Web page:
• Explains that the late woodland period is rather complex because it was the time of european exploration and settlement in the 17th century.
  • Explains that the late woodland indians came from southern locations along the mississippi valley and great plains. a warm climatic spell around 1000 a.d. favored this as the commencement of the late woodland tribal groups.
  • States that historians claim that upper great lake indians traded their goods with their adjacent neighbors and with the algonquin nation further south.
  • Explains that the miami occupied the western portion of michigan and their main village was situated along the banks of the "kankakee river, which rises in northern indiana and flows westward through northern illinois."
  • Explains that the fox tribe was an english nickname for the meshkwakihug tribe which stood for "red earth people." the chippewa were considered their worst enemies.
  • Explains that the chippewa were experts in constructing birch bark canoes and sailed throughout lake superior for fishing and trapping purposes.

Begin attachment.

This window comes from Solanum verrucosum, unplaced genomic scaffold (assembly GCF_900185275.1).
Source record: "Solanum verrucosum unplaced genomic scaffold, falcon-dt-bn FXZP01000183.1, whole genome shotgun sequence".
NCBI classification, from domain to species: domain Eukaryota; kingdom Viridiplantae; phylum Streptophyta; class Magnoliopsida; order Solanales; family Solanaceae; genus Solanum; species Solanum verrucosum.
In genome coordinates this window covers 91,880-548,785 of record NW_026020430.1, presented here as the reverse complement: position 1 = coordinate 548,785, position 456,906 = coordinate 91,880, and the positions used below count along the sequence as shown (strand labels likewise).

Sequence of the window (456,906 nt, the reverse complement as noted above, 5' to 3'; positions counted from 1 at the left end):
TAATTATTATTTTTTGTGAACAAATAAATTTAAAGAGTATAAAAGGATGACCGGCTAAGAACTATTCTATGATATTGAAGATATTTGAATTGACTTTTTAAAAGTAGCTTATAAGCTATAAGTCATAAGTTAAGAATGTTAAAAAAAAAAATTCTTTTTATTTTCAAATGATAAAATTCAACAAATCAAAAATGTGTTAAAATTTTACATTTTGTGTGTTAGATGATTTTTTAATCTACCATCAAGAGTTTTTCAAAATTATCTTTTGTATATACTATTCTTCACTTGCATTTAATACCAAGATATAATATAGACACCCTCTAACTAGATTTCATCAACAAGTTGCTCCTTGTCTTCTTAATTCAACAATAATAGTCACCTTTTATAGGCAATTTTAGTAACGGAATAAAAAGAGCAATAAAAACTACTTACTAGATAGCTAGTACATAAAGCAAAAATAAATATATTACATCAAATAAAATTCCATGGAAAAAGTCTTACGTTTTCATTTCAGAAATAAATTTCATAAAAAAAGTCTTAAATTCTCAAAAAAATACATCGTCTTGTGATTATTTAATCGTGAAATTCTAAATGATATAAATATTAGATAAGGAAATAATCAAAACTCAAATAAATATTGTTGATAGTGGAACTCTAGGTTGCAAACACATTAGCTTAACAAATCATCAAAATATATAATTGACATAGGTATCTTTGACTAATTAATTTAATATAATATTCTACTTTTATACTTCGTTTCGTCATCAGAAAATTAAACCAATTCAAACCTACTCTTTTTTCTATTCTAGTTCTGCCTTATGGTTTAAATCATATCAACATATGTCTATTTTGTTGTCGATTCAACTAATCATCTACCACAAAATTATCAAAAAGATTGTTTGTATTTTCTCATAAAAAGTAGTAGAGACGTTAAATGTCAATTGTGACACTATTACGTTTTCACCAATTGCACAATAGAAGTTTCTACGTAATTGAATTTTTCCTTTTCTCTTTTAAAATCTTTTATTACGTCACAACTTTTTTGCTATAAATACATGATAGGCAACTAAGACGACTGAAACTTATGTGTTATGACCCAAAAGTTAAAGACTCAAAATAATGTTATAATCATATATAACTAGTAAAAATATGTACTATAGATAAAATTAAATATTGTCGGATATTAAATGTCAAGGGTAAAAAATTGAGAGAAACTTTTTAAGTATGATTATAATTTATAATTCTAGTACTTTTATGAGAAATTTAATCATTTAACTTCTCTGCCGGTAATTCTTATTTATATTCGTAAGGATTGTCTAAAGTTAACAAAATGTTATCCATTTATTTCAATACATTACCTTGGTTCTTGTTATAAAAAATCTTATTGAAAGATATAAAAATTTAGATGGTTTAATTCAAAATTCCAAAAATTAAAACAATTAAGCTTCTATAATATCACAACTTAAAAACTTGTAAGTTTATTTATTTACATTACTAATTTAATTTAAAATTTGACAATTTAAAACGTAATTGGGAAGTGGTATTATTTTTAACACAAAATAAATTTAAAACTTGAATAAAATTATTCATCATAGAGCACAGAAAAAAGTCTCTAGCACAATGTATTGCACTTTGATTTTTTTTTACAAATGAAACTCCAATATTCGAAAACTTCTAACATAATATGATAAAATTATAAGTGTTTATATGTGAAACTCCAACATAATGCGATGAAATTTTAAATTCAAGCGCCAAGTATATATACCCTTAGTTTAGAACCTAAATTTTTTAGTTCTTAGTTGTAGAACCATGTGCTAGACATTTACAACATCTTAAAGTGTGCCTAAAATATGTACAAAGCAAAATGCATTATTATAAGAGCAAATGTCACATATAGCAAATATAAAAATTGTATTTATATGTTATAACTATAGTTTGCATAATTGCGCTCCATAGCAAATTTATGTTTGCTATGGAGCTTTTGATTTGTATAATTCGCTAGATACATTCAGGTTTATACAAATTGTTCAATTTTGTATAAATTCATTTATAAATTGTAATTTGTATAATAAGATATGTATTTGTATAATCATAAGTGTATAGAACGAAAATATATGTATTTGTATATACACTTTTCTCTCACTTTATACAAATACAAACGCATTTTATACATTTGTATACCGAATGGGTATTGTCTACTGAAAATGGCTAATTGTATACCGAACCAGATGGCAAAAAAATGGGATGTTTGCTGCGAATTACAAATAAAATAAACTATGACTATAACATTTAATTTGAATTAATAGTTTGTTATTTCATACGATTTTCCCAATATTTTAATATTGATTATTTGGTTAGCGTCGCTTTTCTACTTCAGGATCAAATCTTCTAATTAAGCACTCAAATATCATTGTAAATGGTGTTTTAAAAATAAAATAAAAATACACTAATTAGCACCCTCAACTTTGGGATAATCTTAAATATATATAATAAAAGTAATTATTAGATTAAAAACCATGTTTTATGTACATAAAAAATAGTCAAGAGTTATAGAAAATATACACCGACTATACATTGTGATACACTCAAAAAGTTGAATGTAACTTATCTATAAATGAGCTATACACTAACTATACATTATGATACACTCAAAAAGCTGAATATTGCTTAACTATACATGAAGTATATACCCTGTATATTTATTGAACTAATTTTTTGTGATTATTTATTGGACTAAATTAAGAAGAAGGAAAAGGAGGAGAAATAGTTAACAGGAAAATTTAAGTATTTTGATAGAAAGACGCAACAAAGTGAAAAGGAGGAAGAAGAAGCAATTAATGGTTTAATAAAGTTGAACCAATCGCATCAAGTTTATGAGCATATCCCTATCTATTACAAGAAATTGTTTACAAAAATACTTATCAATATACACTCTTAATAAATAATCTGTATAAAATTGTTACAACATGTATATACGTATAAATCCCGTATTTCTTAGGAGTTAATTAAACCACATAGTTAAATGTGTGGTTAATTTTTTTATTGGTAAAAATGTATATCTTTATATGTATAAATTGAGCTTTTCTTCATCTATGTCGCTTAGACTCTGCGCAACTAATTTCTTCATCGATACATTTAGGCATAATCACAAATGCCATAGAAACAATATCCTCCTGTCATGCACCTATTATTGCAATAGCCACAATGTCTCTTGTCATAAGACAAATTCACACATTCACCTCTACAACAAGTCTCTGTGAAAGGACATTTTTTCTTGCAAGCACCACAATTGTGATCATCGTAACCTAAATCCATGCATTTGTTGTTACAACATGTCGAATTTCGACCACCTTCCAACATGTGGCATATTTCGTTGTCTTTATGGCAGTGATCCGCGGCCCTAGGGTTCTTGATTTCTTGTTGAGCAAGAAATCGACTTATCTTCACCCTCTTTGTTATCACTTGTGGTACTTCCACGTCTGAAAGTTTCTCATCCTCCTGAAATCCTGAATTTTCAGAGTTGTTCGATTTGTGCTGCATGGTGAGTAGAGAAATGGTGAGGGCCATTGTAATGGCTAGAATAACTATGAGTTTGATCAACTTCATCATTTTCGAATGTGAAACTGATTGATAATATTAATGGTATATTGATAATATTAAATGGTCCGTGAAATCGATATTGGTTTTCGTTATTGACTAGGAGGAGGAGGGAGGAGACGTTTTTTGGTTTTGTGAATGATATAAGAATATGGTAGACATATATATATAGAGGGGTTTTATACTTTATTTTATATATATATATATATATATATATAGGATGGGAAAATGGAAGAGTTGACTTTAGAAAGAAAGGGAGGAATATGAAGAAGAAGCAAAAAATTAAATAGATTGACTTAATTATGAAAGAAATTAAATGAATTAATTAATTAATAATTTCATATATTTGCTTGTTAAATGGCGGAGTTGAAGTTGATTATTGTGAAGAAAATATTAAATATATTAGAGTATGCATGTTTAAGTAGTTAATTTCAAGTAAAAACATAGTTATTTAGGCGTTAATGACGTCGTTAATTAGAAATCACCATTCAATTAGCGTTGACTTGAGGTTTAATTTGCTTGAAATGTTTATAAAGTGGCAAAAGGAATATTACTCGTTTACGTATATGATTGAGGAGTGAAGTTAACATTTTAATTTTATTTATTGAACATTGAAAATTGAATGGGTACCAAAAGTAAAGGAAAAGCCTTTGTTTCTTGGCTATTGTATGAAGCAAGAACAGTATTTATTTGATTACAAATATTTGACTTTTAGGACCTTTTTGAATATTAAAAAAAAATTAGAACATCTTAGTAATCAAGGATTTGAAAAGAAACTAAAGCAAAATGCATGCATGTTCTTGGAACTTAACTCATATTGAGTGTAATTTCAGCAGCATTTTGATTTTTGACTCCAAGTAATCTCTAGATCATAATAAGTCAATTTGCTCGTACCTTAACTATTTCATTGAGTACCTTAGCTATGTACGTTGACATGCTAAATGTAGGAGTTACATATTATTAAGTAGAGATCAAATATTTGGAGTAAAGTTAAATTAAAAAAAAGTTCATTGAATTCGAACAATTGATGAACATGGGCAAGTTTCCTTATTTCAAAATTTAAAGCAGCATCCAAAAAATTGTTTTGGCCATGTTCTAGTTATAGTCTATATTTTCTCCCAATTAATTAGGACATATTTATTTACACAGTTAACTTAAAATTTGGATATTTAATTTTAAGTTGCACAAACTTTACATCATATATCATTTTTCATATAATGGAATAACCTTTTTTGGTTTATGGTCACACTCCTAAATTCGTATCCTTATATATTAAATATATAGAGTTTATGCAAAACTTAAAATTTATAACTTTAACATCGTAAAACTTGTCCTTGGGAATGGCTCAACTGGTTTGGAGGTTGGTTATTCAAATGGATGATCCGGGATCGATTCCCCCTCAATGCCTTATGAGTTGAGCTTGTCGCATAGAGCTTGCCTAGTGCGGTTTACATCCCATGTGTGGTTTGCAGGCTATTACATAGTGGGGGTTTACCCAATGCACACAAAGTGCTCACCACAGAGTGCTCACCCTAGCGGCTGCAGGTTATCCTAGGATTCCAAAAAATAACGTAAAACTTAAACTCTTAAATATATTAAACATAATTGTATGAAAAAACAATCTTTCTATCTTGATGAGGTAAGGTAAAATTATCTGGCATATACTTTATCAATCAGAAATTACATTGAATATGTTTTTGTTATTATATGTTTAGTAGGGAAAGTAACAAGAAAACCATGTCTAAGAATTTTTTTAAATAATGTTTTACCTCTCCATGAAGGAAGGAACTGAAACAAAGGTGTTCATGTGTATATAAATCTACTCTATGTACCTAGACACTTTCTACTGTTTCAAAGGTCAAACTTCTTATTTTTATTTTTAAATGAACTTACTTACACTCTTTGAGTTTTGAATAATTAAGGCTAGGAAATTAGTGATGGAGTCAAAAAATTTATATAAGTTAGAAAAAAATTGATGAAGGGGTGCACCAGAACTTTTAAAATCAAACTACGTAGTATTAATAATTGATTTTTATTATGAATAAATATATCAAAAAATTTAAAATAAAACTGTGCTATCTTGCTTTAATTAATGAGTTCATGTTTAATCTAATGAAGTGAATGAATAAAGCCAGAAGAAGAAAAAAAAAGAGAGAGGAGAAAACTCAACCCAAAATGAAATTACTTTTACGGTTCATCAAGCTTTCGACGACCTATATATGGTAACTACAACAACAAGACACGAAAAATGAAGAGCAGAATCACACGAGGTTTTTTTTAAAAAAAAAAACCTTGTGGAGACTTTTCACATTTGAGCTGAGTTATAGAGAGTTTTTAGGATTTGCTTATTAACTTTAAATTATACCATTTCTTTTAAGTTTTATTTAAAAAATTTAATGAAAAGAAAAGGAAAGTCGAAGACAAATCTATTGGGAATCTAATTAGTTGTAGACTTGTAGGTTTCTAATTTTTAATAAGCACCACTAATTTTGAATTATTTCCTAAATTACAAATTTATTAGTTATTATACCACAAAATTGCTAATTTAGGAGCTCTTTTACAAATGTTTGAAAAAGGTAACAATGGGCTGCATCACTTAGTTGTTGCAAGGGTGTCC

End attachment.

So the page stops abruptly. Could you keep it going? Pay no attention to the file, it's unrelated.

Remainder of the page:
• Explains that the huron tribe originated in the 17th century when they were first spotted by a frenchman. they were neutral in their relationship with adjacent tribes, though at times settled at points further east.
  • Explains that the hurons' battle tactics were no match for the iroquoians who developed a sophisticated firearm weaponry system and bartering with french explorers further upstream.
  • Describes the last inhabitants of the great lakes region to be discussed in this essay, the "winnebago" which stands for "people of filthy water."
  • Explains that the winnebagos migrated from the dakotas to the mississippi river valley, along with siouan tribes, and used the convenience of water travel to their advantage.
  • Concludes that the arrival and settlement of indo-european immigrants into the great lakes region of north america dramatically altered the population and life expectancy of indigenous life.
  • Concludes that indian life in north america was altered if not completely destroyed of its dignity, prosperity, and self-worth since the arrival of the white man.